Jeff Arnold’s West

The blog of a Western fan, for other Western fans

Desperate Riders (Lionsgate, 2022)




Desperate Trails is one of those straight-to-video Westerns which is modest in scope and equally so in achievement, but has a couple of points of interest.


It was directed and produced by Michael Feifer, who has done a number of these pictures (see, for example, our reviews of Catch the Bullet and Wyatt Earp’s Revenge), and it was written by Western novelist Lee Martin, one of three Feifer oaters he has penned (and another is announced).


Feifer at the helm


Some of the Tennessee locations were quite nice.


It stars Drew Waters, not an actor I knew (“I love Westerns. I’m a Texas boy at heart,” he said in an interview, also declaring himself a Clint fan) as Kansas Red, one of those quick-draw artists whose name when mentioned makes people gasp.


Drew is Kansas Red


It has Trace Adkins as the chief bad guy.  I’m not the greatest fan of Mr Adkins in Westerns and I think that as an actor he makes a great singer but he’s suitably villainous in this one, I suppose.


Trace of evil


More interesting, in terms of guest stars, is Tom Berenger as the local dentist-turned-doc, who patches people up after gunfights (especially Kansas Red). Westernistas may think of Mr Berenger as Jim Vance in Hatfields & McCoys, or maybe as Teddy Roosevelt in Rough Riders. Earlier he’d been Butch Cassidy in Butch and Sundance: The Early Days and I’d also mention Last of the Dogmen in the 1990s. He has a decent Western CV, and in fact was the strongest actor on the set of Desperate Riders.


Tom digs the bullets out


There’s a kid, 17-year-old Billy (Sam Ashby) who gets into a shooting scrape by cheating at poker in a saloon, and Kansas comes to his aid. The boy knows all about Kansas from dime novels and pleads with the famous gunfighter to come help find his missing mother (Victoria Pratt), for the wicked Thorn (Adkins) has abducted her. Kansas reluctantly agrees, and the two set out on a very sub-The Searchers search.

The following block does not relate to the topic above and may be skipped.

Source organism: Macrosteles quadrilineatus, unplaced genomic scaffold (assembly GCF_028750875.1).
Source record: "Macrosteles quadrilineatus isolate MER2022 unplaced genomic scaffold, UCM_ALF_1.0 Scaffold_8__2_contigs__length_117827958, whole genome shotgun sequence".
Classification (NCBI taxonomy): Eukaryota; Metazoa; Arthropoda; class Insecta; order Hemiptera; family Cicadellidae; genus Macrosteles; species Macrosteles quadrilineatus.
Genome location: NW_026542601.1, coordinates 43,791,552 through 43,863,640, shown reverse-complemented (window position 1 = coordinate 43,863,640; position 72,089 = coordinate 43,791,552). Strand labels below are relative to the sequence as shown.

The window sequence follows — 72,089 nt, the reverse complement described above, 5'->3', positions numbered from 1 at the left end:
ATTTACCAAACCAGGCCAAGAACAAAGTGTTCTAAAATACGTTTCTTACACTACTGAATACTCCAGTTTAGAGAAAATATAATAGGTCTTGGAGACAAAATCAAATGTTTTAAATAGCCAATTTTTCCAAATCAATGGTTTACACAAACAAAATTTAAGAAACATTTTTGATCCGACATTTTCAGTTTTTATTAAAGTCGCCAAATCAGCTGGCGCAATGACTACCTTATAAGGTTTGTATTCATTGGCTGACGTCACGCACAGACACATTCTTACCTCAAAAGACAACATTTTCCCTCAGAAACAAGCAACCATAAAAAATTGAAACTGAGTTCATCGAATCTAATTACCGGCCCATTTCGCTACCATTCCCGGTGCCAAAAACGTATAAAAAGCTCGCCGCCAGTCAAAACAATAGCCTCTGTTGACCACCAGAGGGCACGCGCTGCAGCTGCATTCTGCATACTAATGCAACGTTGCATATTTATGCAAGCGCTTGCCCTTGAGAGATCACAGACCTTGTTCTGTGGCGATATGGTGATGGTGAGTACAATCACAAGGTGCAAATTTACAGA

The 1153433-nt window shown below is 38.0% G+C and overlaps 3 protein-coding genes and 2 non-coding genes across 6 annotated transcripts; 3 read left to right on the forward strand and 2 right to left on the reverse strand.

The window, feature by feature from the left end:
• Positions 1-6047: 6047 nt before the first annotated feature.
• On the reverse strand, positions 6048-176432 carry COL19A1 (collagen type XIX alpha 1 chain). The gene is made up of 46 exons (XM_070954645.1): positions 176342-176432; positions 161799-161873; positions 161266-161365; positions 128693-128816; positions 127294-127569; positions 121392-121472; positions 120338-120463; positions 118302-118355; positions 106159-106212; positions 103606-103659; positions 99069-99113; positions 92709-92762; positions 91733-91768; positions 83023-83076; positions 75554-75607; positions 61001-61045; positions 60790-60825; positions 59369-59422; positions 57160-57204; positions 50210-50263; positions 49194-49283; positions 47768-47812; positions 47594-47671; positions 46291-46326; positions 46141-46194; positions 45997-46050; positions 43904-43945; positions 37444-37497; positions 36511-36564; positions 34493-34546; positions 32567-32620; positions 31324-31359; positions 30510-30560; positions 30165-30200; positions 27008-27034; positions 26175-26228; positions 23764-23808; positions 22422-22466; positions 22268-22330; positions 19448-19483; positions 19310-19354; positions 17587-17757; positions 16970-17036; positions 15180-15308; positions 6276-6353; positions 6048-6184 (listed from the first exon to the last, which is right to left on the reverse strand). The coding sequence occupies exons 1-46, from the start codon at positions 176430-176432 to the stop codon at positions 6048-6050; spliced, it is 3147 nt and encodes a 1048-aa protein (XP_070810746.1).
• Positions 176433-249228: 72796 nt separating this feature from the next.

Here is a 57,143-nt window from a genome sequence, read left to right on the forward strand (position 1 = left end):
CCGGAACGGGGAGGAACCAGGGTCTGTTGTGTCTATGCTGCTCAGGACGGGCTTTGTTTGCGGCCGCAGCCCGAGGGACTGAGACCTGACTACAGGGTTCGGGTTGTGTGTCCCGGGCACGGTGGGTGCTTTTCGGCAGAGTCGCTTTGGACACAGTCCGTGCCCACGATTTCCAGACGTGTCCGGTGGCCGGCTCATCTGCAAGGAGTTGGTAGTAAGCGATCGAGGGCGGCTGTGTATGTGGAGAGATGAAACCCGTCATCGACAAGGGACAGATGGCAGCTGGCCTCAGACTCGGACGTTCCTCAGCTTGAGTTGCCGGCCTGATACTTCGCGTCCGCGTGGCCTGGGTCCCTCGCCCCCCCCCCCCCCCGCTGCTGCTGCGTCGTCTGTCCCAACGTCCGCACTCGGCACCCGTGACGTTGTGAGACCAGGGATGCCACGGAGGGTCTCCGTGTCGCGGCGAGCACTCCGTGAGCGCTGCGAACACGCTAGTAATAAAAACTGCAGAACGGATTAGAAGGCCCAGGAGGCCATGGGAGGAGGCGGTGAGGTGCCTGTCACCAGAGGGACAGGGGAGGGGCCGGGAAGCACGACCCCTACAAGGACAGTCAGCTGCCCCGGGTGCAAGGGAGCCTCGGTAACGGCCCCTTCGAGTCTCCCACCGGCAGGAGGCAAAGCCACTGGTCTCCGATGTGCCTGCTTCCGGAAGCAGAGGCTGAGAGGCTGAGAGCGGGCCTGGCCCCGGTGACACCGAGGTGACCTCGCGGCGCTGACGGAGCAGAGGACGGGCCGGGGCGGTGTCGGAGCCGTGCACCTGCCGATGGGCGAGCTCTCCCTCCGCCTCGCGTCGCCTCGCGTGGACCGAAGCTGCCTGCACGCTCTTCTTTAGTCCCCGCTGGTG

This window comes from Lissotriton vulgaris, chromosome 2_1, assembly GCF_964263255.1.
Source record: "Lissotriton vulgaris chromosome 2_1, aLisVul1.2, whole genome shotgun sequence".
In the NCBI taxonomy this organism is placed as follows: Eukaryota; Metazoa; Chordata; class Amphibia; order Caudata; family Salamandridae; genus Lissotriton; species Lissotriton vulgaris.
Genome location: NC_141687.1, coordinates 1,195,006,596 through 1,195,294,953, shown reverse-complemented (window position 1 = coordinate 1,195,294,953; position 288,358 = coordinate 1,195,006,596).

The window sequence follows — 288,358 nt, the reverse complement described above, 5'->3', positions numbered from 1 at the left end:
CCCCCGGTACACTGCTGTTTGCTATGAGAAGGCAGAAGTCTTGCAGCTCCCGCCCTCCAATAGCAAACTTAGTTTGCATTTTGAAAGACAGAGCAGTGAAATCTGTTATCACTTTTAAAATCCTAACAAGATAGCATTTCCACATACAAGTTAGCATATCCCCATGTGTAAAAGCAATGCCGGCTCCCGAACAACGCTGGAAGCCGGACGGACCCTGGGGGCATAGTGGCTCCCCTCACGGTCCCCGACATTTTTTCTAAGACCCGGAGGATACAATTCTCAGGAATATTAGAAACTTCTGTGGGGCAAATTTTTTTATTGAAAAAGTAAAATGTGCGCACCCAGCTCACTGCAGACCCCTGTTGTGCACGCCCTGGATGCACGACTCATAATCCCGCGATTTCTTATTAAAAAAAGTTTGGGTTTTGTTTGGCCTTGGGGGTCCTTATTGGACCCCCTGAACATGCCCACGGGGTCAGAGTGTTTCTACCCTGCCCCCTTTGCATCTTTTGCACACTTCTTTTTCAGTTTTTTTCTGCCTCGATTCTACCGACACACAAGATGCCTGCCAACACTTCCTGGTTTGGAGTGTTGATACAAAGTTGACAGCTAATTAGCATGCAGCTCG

Gambler kid


Because this is a 21st-century Western, they of course meet up with a glam blonde gun-totin’ woman (Vanessa Evigan) of the feisty variety who insists on riding with them for she is also after Thorn.




And there’s an African-American cowhand, played by hick-hop artist Cowboy Troy, about whom I know nothing, not having a great deal of hick-hop on my iPod (yes, I still use an iPod).


I wouldn’t say token, but…


The middle of the film drags, as long pursuits are wont to do unless well-directed, but the pace picks up a bit when they finally come to the grand Southern mansion where Thorn is holed up. A number of modestly-surprising (only modestly) plot twists are then revealed, the villain is duly dispatched (no spoiler here, I think), Kansas, the kid and the dames set off for pastures new in Montana, The End.



It’s all rather uninspired, I fear. Still, they made a Western, so kudos for that. You could watch it. Just. It’s up on Amazon Prime at the mo’, at least where I live.



10 Responses

  1. Tom Berenger who can can look easily terrifying with a simple look, a little like Ed Harris, was Chivington in an Into the West TV Steven Spielberg series episode called… Hell on Wheels.
    He played also General Longstreet in Gettysburg (even if Civil War in Pennsylvania is not as western as it can be). I saw him on TV in the US in an other western in which James Coburn was Charlton Heston bodyguard, Heston being Brigham Young or Joseph Smith, a curiosity more than a masterpiece I’m afraid… I did not check if you have listed it in your Coburnorama Hestonypedia though…

        1. Plenty of singers who did Westerns on the side. At one point in the 1950s/60s it seemed you couldn’t make a Western without one.

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